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5G could provide $3.3trn boost to LatAm economy

A new report by Omdia and Nokia suggests Latin America GDP could benefit massively through its facilitation of a 5G digital transformation.

Joanna England
|Oct 20|magazine6 min read

According to an in-depth study, entitled ‘Why 5G in Latin America’ by Omdia and Nokia, the next generation of communications technology could boost the region’s economic growth by as much as $3.3trn by 2035.

An assessment of Latin America’s macro-economic performance over the past decade has formed a strong case in favour of a digital transformation and ultra-broadband, facilitated by 5G. The report points to the impact digitisation has on enterprise and consumers, citing Brazil as an example. The country’s economy is forecast to gain more than $1.2trn as a direct result of 5G adoption. The information, communications and technology sector will benefit the most with a predicted $241bn of economic impact.

However, Latin America’s choice of contractor has come under international scrutiny. 

Currently, Mexico and Argentina are on track to initiate their first 5G networks by the end of 2020 in partnership with Huawei. The work continues despite a fraught relationship between the US and Huawei, largely encouraged by the Trump Administration, which has been vocally opposed to Chinese equipment being used in 5G networks outside of China itself.

During President Bolsonaro’s visit to the US in May of this year, President Trump advised Brazil to use Scandinavian 5G suppliers Ericsson and Nokia for their 5G networks, adding that Brazil was needed as an ally in reducing China’s influence over Latin America.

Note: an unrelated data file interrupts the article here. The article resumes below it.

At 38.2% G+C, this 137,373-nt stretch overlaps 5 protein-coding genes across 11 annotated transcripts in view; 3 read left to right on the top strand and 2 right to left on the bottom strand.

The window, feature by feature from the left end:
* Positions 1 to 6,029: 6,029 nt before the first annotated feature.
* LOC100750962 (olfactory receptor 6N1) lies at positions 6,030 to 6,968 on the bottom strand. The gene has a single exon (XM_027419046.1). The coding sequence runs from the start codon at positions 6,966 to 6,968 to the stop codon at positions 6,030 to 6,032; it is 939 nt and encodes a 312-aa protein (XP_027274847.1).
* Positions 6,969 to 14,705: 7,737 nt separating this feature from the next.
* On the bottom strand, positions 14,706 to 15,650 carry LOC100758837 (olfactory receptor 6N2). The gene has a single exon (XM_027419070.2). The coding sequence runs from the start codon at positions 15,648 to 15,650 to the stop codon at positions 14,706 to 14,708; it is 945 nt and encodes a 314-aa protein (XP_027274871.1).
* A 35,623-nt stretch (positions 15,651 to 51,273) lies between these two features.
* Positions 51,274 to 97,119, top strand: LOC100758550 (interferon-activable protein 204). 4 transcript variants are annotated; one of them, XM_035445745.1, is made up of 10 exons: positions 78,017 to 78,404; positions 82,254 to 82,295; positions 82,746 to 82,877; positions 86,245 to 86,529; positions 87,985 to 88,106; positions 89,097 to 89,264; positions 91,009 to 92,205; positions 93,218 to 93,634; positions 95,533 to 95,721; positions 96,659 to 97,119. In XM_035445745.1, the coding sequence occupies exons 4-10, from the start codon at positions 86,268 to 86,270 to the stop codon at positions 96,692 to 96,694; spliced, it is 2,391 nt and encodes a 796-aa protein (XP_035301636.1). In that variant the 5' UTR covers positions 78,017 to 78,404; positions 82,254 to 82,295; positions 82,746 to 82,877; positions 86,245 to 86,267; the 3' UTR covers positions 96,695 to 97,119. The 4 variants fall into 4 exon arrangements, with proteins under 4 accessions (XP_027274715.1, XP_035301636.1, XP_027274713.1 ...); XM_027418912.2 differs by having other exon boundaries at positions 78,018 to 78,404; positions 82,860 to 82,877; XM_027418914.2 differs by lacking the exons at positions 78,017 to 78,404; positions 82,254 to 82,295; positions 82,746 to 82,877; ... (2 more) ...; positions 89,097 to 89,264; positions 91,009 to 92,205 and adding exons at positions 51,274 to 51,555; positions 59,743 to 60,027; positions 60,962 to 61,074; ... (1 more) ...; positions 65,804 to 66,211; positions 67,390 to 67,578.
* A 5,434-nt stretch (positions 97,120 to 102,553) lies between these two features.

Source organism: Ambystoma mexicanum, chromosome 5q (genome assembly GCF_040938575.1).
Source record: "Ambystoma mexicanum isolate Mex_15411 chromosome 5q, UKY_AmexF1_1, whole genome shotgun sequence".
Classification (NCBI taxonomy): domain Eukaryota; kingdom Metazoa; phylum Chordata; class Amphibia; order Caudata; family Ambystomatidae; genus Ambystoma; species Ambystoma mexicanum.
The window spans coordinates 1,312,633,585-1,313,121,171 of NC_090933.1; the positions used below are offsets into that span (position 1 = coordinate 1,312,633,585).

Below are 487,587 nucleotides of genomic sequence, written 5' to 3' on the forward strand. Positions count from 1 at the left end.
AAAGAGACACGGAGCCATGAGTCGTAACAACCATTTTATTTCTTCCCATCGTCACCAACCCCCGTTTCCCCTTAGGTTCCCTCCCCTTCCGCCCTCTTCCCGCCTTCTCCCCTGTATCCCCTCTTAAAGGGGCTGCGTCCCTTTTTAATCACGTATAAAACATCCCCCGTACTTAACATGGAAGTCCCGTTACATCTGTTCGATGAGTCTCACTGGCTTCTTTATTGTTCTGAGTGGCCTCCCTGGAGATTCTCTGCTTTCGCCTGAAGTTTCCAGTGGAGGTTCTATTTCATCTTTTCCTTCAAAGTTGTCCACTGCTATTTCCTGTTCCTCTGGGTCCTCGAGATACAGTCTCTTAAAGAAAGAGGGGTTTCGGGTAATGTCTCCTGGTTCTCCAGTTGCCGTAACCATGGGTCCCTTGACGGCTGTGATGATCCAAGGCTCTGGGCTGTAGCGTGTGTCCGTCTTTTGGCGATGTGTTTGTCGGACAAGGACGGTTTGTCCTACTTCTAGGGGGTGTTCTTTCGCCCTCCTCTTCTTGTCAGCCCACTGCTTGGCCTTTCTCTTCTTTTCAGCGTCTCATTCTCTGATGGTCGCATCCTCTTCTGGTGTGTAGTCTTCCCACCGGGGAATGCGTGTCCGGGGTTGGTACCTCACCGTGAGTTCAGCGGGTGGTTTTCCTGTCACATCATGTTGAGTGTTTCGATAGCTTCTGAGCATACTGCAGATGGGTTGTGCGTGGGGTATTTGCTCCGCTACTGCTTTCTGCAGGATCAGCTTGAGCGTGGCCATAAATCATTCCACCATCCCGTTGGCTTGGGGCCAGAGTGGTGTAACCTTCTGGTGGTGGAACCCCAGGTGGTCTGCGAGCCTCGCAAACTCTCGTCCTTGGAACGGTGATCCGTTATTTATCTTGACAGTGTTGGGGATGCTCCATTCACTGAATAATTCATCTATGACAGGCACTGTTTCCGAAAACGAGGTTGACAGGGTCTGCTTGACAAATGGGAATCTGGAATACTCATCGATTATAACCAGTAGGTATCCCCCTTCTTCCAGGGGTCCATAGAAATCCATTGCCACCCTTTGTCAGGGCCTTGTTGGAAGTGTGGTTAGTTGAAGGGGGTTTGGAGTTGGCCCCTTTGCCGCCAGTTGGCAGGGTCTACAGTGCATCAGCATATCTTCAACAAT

However, speaking to the Brazilian media in 2019, Huawei chief executive Ren Zhengfei argued that North America was not taking the financial benefits of 5G to Latin America seriously enough. He said; “The United States treats Latin America as its backyard… our goal is to help Latin America get out of this trap and maintain the sovereignty of each country.”

Despite the rocky political landscape, upgrading from 4G to 5G is, argues the report, an essential step forward for developing countries. It points out that 4G currently only reaches 50% of mobile connections, and that policy makers must ‘encourage and facilitate’ private companies to invest in 5G. 

Commenting on the subject, Principal Consultant for Omdia Latin America, Wally Swain, said: “Latin American countries must diversify their sources of income and jobs into higher value-added activities. Activities including mining and manufacturing must become more productive and 5G will play an important role on this”.

Osvaldo Di Campli, Head of Latin America for Nokia, added: “5G is much more than access. With 5G, the security of telecommunications networks will be even more crucial since we’ll have millions of sensors connected per square kilometers. When we develop equipment in Nokia, we are addressing network security right on the architecture. We deploy a process we call Design for Security, which means safety and trustworthiness are integral to our products rather than patched on top".

Huawei and Ericsson and Nokia are competing fiercely for the future of the 5G market
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